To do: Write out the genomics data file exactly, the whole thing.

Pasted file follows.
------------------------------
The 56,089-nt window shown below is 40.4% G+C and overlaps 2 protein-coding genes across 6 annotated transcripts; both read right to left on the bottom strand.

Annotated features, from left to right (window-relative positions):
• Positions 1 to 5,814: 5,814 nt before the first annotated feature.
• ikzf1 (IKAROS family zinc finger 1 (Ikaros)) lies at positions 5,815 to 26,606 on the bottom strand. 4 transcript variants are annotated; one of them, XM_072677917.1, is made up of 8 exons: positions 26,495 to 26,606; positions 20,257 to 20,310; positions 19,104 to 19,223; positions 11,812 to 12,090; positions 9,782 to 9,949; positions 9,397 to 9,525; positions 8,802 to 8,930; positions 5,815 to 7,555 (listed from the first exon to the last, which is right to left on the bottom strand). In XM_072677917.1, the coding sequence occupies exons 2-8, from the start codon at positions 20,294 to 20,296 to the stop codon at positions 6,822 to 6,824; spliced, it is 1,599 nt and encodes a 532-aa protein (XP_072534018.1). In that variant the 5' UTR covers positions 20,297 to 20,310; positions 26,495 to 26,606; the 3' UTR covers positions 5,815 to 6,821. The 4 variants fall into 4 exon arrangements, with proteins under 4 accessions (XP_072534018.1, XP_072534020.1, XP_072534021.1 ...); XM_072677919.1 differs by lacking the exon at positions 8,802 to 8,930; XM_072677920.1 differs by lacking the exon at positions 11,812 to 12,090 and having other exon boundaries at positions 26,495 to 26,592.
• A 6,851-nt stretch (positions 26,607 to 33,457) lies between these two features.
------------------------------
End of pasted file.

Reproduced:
The 56,089-nt window shown below is 40.4% G+C and overlaps 2 protein-coding genes across 6 annotated transcripts; both read right to left on the bottom strand.

Annotated features, from left to right (window-relative positions):
• Positions 1 to 5,814: 5,814 nt before the first annotated feature.
• ikzf1 (IKAROS family zinc finger 1 (Ikaros)) lies at positions 5,815 to 26,606 on the bottom strand. 4 transcript variants are annotated; one of them, XM_072677917.1, is made up of 8 exons: positions 26,495 to 26,606; positions 20,257 to 20,310; positions 19,104 to 19,223; positions 11,812 to 12,090; positions 9,782 to 9,949; positions 9,397 to 9,525; positions 8,802 to 8,930; positions 5,815 to 7,555 (listed from the first exon to the last, which is right to left on the bottom strand). In XM_072677917.1, the coding sequence occupies exons 2-8, from the start codon at positions 20,294 to 20,296 to the stop codon at positions 6,822 to 6,824; spliced, it is 1,599 nt and encodes a 532-aa protein (XP_072534018.1). In that variant the 5' UTR covers positions 20,297 to 20,310; positions 26,495 to 26,606; the 3' UTR covers positions 5,815 to 6,821. The 4 variants fall into 4 exon arrangements, with proteins under 4 accessions (XP_072534018.1, XP_072534020.1, XP_072534021.1 ...); XM_072677919.1 differs by lacking the exon at positions 8,802 to 8,930; XM_072677920.1 differs by lacking the exon at positions 11,812 to 12,090 and having other exon boundaries at positions 26,495 to 26,592.
• A 6,851-nt stretch (positions 26,607 to 33,457) lies between these two features.